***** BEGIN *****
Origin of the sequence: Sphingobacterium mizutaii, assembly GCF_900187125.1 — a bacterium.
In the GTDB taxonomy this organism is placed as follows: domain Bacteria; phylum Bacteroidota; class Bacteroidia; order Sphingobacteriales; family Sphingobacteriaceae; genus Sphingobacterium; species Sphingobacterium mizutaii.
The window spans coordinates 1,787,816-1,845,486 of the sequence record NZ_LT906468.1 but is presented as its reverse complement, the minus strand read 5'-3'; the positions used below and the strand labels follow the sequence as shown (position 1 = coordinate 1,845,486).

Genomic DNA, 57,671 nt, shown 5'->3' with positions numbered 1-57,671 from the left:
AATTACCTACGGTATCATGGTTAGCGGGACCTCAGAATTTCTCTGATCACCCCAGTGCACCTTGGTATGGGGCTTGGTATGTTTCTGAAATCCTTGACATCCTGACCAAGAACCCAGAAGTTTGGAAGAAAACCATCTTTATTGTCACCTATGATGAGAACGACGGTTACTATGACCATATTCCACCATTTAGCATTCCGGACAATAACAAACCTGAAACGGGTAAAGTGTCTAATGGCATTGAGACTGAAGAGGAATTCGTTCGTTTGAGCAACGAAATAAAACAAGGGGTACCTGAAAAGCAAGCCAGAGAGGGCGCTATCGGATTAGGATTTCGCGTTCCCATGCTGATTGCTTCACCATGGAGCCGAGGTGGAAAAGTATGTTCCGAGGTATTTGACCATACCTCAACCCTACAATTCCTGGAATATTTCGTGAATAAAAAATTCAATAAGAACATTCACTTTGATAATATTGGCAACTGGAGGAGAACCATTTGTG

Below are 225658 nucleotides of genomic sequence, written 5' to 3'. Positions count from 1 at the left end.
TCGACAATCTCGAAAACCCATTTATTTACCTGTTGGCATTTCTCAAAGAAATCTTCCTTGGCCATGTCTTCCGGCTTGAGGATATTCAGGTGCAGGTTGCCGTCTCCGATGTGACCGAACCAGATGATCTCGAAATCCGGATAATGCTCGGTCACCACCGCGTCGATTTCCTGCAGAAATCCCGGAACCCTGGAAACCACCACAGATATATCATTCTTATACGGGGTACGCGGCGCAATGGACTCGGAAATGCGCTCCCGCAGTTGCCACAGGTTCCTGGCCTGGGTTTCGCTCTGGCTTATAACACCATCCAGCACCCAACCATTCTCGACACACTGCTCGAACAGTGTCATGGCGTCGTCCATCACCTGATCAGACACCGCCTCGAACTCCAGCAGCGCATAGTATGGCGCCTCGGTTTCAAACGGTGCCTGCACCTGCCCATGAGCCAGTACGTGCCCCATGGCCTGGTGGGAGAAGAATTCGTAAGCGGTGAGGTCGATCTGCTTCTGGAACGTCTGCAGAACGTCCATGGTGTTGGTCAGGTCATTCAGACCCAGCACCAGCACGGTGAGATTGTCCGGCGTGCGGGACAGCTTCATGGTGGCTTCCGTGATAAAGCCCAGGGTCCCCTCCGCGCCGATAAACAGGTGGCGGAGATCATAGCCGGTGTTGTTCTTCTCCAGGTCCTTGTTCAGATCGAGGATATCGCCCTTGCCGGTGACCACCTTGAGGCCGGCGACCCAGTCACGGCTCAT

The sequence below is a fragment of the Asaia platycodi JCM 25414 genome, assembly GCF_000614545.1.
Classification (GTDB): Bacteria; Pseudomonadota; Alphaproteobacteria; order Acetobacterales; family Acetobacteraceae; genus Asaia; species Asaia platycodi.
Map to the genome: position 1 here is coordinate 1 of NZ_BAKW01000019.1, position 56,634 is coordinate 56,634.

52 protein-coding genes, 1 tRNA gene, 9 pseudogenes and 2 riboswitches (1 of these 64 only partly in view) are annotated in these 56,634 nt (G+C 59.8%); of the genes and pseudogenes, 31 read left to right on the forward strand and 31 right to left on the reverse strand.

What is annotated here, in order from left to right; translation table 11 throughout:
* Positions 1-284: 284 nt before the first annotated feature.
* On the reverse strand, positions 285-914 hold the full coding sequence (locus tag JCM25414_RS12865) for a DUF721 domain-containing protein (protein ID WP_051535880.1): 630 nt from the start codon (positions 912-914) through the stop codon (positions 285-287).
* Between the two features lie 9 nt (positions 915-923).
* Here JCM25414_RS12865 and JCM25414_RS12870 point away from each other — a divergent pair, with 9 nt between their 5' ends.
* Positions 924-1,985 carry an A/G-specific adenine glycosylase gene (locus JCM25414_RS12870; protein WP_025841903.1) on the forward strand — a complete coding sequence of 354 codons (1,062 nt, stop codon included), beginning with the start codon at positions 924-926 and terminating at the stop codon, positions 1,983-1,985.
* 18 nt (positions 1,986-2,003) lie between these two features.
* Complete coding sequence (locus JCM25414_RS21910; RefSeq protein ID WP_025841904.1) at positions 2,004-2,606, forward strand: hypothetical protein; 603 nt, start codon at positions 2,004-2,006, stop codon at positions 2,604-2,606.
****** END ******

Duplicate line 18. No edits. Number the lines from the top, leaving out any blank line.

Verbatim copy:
* 18 nt (positions 1,986-2,003) lie between these two features.